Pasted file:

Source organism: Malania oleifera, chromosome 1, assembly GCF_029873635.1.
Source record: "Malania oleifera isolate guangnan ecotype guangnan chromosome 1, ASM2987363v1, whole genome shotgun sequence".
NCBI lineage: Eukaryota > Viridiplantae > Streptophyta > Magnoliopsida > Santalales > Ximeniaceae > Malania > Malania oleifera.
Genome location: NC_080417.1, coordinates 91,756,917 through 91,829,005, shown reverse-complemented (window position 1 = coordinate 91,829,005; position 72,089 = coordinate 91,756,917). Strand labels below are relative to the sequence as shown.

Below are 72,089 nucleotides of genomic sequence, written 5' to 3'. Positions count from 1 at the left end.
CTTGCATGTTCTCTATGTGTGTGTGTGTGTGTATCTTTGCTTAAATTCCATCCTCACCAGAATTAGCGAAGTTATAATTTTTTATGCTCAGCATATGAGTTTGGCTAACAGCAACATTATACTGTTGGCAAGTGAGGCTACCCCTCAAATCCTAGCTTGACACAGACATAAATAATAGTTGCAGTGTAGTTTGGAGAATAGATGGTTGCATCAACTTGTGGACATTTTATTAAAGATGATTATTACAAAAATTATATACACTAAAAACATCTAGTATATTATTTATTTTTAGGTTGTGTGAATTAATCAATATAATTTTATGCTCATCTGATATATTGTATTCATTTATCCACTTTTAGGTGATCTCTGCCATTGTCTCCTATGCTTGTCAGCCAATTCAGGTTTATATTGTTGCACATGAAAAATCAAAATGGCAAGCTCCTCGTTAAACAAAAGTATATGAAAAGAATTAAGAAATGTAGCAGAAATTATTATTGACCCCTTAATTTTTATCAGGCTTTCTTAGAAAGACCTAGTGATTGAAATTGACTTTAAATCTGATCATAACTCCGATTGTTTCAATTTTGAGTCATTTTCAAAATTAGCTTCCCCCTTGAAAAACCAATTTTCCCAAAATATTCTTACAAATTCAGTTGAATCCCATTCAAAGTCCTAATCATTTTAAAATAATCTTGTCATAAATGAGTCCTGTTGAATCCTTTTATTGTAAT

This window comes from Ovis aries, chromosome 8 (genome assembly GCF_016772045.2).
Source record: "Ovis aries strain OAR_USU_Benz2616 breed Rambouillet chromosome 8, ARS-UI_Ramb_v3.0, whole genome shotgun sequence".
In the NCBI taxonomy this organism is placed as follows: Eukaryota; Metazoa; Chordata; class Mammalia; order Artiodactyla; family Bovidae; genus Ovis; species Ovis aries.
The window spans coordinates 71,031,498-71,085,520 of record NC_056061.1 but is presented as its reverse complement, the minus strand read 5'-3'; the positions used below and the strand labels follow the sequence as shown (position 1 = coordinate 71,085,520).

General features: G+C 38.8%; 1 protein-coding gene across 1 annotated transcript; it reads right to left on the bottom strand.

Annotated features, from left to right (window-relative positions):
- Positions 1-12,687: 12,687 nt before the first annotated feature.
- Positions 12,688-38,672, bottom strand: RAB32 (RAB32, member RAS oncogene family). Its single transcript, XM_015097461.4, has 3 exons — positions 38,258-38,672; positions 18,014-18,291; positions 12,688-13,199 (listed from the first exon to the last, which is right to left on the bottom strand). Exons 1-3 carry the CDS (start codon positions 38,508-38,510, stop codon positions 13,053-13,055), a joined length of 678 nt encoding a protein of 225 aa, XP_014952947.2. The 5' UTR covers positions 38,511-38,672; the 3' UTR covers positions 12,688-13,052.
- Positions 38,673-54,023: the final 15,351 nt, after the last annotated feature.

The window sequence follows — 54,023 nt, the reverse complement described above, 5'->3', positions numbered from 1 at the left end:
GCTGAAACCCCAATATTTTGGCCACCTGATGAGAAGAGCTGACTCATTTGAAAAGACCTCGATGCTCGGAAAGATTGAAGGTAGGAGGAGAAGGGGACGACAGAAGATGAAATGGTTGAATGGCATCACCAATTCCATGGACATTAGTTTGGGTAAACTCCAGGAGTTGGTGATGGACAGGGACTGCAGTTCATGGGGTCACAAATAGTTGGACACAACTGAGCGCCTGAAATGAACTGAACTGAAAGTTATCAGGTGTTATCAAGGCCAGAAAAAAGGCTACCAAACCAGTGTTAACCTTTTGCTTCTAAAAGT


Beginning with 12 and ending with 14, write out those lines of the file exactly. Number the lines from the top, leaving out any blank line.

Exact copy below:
Annotated features, from left to right (window-relative positions):
- Positions 1-12,687: 12,687 nt before the first annotated feature.
- Positions 12,688-38,672, bottom strand: RAB32 (RAB32, member RAS oncogene family). Its single transcript, XM_015097461.4, has 3 exons — positions 38,258-38,672; positions 18,014-18,291; positions 12,688-13,199 (listed from the first exon to the last, which is right to left on the bottom strand). Exons 1-3 carry the CDS (start codon positions 38,508-38,510, stop codon positions 13,053-13,055), a joined length of 678 nt encoding a protein of 225 aa, XP_014952947.2. The 5' UTR covers positions 38,511-38,672; the 3' UTR covers positions 12,688-13,052.